17.588 | Fall 2013 | Graduate

Field Seminar in Comparative Politics

Instructor Insights

Course Overview

This page focuses on the course 17.588 Field Seminar in Comparative Politics as it was taught by Professor Chappell Lawson in Fall 2013.

This course provided an introduction to the field of comparative politics. Readings included both classic and recent materials. Discussions included research design and research methods, in addition to topics such as political culture, social cleavages, the state, and democratic institutions. The emphasis on each issue depended in part on the interests of the students.

Course Outcomes

Course Goals for Students

This course was a graduate-level seminar in comparative politics. It aimed to provide students with the conceptual and analytical tools necessary to conduct research in that subfield and to acquaint students with key works in the field.

Curriculum Information


  • Permission of the instructor

Requirements Satisfied


  • Every fall semester

Student Information


The course typically has 4 to 12 students per semester.

Breakdown by Major

Most of the students in the course are doctoral students in political science, especially students focused on comparative politics.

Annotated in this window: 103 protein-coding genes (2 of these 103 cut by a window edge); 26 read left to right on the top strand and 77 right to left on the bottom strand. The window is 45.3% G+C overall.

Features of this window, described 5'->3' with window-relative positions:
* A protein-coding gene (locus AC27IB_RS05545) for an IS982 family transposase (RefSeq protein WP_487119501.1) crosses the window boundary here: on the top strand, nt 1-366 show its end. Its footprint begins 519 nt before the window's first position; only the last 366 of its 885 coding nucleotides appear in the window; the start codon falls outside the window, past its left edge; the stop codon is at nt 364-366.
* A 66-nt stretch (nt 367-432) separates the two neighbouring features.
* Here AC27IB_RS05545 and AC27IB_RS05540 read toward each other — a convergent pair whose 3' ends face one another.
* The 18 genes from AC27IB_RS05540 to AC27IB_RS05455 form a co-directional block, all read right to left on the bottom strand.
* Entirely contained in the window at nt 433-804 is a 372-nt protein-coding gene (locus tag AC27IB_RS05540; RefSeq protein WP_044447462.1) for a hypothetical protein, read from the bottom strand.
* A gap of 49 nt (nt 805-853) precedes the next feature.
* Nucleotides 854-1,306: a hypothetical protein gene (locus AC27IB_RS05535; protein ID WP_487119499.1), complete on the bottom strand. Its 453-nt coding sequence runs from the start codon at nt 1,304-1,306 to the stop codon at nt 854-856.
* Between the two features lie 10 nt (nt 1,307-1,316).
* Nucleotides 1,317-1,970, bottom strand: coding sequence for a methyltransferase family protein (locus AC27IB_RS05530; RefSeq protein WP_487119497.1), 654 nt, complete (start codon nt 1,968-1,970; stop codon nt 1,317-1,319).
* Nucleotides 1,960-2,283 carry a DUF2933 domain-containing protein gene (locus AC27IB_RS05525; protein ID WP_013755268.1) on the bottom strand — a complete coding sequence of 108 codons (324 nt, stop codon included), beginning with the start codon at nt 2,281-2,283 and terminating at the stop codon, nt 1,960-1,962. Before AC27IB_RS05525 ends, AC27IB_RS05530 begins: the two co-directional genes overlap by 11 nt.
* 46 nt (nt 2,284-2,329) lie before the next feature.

How Student Time Was Spent

During an average week in the spring semester, students were expected to spend 12 hours on the course, roughly divided as follows:


  • Met once a week for 2 hours per session; 13 sessions total; mandatory attendance.
  • Some classes began with a brief lecture designed to summarize works not covered in the syllabus.
  • Most of each class session was devoted to discussion questions. All students were expected to actively participate in these discussions; each student took a role in leading the discussion for one session.

Out of Class

Course Info

As Taught In
Fall 2013
Learning Resource Types
Written Assignments
Instructor Insights